The cover strip was The Adventures of Jolly Tom, the Menagerie Man, and was drawn by Percy Cocking, one of Amalgamated Press' top artists. (He also illustrated Weary Willie and Tired Tim on the cover of Chips at this time, along with many other strips.)

The format of this "special" was exactly the same as any other week; 8 tabloid sized pages in black and white. (The standard format of comics of the time.) There was an equal balance of prose stories and comic strips, with the centre pages featuring lots of short strips. Here are three of them...

Page 7 had a busy layout of humourous stories, cartoons, ads, and the "Orfice Boy" recounting his trip to Margate...

On the back page... an sad reflection of how black people were regarded back then, re-presented here for historical purposes and to help give younger readers an inkling of what they had to put up with. I believe the artist of Comic Cuts Colony was Julius Stafford Baker. I'm sure the intention was just a "bit of fun" with no intended malice but it's still dehumanising a race. I've heard the argument that "everyone was caricatured back then, including white people". No. Not to the extent of the grotesque exaggerations of black characters, as one can see by comparing Comic Cuts Colony to the strip beneath it. In comics back then, white characters had slight exaggerations, whilst non-whites were completely distorted and depicted as almost sub-human (and referred to in racist terms). We need to ensure we never return to those days. 

There's a new PULL LIST available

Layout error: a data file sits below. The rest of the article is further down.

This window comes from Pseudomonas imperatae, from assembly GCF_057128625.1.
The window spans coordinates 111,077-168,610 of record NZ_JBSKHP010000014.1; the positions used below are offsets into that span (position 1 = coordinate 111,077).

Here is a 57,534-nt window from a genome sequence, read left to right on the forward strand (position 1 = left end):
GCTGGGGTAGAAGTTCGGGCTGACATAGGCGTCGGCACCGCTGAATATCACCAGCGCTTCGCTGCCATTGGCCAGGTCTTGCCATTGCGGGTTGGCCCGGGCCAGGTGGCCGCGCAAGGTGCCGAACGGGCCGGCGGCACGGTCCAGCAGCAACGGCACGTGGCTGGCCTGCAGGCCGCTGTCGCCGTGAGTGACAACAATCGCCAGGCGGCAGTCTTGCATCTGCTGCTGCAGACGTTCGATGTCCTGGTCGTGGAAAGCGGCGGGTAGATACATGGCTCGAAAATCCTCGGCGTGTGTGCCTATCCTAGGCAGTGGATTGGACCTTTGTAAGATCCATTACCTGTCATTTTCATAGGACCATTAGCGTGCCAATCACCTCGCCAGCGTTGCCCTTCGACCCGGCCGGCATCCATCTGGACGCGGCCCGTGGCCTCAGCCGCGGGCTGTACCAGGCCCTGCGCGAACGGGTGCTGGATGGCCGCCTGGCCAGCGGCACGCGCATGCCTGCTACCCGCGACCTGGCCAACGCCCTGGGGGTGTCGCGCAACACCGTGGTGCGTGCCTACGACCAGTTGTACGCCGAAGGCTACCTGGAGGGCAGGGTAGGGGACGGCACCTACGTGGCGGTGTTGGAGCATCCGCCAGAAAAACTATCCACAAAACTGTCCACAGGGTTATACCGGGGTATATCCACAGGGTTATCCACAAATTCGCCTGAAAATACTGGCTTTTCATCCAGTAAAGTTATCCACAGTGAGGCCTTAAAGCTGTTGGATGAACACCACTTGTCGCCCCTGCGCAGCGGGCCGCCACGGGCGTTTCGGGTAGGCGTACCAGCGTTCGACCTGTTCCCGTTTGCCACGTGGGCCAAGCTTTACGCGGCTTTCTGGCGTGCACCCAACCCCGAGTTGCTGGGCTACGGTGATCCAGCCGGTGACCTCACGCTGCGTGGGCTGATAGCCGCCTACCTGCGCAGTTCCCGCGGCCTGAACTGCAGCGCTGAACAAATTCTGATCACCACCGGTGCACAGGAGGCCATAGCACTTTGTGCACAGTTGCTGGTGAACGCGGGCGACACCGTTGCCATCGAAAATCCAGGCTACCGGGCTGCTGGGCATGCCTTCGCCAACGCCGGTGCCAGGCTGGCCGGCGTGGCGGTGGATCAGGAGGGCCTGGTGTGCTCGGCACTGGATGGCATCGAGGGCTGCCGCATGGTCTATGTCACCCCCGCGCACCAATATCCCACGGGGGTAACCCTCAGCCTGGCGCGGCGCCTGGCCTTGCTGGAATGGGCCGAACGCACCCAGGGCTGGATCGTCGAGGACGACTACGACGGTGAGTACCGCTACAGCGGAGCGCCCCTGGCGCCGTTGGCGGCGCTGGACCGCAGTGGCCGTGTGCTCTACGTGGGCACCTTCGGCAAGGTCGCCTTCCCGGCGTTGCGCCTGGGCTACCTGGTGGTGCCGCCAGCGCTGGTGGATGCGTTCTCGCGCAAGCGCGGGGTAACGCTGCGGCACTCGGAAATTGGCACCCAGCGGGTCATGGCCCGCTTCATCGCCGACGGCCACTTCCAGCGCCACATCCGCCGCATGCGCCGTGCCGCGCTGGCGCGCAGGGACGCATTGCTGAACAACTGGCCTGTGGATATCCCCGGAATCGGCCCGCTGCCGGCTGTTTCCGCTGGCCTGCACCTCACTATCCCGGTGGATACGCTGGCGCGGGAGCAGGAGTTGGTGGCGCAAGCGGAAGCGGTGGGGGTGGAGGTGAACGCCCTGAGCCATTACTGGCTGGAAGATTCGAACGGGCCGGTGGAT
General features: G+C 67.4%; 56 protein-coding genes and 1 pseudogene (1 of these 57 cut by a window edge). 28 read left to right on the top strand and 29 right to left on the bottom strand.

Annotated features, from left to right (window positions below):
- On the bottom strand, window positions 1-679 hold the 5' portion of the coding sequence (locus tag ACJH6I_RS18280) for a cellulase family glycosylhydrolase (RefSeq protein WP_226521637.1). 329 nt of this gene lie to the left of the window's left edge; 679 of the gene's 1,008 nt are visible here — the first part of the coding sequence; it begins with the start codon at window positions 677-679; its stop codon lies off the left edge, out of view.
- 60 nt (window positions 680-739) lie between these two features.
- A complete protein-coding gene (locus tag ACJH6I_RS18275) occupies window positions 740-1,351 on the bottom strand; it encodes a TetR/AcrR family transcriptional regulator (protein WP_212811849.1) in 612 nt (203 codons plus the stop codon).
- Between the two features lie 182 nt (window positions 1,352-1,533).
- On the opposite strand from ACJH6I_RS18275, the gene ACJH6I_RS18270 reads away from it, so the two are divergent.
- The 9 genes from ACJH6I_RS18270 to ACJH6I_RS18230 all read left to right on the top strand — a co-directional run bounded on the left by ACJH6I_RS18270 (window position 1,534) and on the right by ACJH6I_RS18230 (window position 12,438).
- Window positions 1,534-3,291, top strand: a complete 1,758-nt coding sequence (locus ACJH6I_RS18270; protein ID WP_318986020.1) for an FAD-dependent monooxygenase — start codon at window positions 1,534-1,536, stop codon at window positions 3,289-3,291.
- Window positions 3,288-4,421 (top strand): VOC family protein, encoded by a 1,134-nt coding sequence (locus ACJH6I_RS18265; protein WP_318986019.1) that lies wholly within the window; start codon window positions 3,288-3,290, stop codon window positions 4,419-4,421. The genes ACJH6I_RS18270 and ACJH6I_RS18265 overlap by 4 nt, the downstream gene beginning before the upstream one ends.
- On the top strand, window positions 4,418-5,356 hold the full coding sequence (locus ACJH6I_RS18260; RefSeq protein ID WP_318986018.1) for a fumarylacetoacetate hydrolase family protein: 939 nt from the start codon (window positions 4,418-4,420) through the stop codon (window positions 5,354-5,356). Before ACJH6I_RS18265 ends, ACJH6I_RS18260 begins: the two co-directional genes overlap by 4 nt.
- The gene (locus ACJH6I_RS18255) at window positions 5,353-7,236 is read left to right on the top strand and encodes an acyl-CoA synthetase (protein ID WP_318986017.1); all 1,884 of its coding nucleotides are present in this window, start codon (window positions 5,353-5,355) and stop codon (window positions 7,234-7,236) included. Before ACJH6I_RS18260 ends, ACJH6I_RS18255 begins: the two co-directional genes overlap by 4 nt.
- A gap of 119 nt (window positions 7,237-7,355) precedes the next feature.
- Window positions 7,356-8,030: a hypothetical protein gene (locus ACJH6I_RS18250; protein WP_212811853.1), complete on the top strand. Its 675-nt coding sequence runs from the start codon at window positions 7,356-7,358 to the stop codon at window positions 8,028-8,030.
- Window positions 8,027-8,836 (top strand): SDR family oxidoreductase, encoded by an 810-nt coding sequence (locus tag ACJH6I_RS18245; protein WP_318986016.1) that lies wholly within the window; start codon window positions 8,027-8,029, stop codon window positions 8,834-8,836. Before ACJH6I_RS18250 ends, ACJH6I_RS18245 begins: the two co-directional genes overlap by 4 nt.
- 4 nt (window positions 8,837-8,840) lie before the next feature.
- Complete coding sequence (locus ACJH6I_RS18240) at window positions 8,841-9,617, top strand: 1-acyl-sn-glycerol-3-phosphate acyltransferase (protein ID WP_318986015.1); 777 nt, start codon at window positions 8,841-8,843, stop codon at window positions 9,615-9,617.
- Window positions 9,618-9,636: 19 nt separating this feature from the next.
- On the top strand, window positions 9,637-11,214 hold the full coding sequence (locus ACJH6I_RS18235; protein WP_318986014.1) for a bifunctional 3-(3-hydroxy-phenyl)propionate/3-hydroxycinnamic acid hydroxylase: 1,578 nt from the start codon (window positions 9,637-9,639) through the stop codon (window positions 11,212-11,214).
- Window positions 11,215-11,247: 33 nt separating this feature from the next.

Cover by Darrell Thorpe
An essential read for anyone who's interested in the British comics scene, The Pull List is a downloadable digital magazine that features previews, interviews, and reviews of recommended titles and creators.

Superbly designed, The Pull List No.7 is the latest issue and contains interviews with Rozi Hathaway, Matthew Dooley, Darrel Thorpe, Sarah Millman and more.

There are also features and opinions on recent shows MCM London, ICE Brighton, and ELCAF 2017. 

The back of the magazine features several pages of reviews, and the Cosmic Cliff comic strip by Marc Jackson. 

The Pull List provides a great service in informing people of indie and small press titles that they might otherwise be unaware of. It reminds me in that regard of Paul Gravett's Fast Fiction zine of the 1980s that provided a similar benefit to indie creators back then. 

How much does this splendid magazine cost you may ask? Just .99p (or more if you're feeling generous) and you can download it from here: